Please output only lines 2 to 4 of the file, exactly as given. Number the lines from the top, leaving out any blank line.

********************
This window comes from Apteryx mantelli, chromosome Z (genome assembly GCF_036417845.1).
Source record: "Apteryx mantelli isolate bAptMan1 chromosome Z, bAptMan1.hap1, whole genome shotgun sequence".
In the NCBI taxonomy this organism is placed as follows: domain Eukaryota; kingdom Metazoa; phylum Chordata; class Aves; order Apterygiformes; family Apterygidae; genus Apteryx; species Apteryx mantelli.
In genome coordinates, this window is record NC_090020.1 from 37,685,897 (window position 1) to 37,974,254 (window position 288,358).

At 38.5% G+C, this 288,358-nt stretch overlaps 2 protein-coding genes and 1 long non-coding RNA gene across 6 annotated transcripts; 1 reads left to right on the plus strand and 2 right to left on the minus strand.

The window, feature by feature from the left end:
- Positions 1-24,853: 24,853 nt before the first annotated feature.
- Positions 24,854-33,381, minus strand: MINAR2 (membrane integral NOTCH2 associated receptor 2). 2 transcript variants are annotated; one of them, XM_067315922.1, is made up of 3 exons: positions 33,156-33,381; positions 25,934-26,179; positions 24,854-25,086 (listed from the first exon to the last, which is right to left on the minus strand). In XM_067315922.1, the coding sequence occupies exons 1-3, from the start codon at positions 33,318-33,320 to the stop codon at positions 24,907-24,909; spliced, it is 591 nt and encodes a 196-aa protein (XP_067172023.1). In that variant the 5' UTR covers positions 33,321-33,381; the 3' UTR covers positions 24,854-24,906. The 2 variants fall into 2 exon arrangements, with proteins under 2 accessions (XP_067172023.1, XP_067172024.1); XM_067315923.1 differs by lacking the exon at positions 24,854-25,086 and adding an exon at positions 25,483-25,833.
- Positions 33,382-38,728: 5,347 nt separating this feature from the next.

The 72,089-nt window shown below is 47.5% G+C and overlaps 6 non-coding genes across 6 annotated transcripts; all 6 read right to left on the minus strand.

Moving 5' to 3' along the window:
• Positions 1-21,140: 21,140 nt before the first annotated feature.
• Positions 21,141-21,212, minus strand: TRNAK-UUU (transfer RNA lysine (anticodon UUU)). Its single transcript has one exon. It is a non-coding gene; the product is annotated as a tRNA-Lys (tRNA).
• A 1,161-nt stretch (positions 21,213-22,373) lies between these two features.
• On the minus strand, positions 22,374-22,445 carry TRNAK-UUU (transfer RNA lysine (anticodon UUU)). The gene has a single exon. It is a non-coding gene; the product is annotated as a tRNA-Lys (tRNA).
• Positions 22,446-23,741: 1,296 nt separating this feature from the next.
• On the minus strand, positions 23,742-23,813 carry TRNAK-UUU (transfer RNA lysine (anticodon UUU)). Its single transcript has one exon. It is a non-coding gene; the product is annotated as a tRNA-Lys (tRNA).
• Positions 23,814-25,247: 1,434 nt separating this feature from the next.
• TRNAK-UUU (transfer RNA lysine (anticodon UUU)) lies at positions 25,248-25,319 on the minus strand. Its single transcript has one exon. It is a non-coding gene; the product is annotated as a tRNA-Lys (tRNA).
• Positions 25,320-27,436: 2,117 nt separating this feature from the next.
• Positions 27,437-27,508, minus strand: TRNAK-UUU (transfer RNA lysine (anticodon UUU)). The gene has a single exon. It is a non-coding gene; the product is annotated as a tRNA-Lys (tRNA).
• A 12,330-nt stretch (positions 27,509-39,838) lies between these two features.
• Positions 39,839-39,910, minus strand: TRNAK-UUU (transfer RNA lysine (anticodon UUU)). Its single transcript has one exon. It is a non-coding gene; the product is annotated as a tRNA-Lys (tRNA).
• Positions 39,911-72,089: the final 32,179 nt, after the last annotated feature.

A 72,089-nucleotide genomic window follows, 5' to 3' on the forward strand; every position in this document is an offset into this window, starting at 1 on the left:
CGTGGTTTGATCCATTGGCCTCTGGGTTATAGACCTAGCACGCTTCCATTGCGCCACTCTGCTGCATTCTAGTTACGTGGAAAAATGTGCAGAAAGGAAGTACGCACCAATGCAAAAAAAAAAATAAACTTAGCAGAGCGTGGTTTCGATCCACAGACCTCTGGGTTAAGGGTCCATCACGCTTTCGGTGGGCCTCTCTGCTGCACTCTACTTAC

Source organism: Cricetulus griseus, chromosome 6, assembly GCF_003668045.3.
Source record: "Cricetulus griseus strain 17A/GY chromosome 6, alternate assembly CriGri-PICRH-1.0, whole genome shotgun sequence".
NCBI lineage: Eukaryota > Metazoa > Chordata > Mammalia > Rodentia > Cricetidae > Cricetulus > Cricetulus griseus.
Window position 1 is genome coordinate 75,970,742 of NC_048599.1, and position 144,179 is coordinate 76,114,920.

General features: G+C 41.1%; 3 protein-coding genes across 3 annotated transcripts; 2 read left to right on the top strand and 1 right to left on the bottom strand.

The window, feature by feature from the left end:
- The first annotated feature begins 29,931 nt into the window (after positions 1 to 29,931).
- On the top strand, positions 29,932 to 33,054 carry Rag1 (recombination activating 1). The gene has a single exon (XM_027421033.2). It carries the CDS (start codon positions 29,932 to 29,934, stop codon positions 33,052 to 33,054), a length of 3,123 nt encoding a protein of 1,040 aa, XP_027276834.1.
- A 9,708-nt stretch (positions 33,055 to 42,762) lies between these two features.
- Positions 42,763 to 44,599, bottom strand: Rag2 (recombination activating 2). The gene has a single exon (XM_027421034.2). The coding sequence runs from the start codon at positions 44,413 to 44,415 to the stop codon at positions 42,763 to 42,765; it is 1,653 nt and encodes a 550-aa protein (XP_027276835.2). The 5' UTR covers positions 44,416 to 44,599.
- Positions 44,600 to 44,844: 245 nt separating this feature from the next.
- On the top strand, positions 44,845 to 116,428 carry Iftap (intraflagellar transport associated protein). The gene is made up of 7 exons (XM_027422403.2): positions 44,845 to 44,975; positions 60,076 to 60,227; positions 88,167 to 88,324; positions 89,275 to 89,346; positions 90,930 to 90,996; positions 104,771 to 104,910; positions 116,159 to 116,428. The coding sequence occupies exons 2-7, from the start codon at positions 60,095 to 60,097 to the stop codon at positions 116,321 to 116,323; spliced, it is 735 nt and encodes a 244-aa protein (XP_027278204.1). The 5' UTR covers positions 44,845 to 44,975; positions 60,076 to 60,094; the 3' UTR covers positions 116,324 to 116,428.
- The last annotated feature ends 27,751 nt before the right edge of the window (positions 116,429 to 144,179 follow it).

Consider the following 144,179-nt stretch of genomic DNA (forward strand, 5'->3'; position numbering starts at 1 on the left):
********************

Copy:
Source record: "Apteryx mantelli isolate bAptMan1 chromosome Z, bAptMan1.hap1, whole genome shotgun sequence".
In the NCBI taxonomy this organism is placed as follows: domain Eukaryota; kingdom Metazoa; phylum Chordata; class Aves; order Apterygiformes; family Apterygidae; genus Apteryx; species Apteryx mantelli.
In genome coordinates, this window is record NC_090020.1 from 37,685,897 (window position 1) to 37,974,254 (window position 288,358).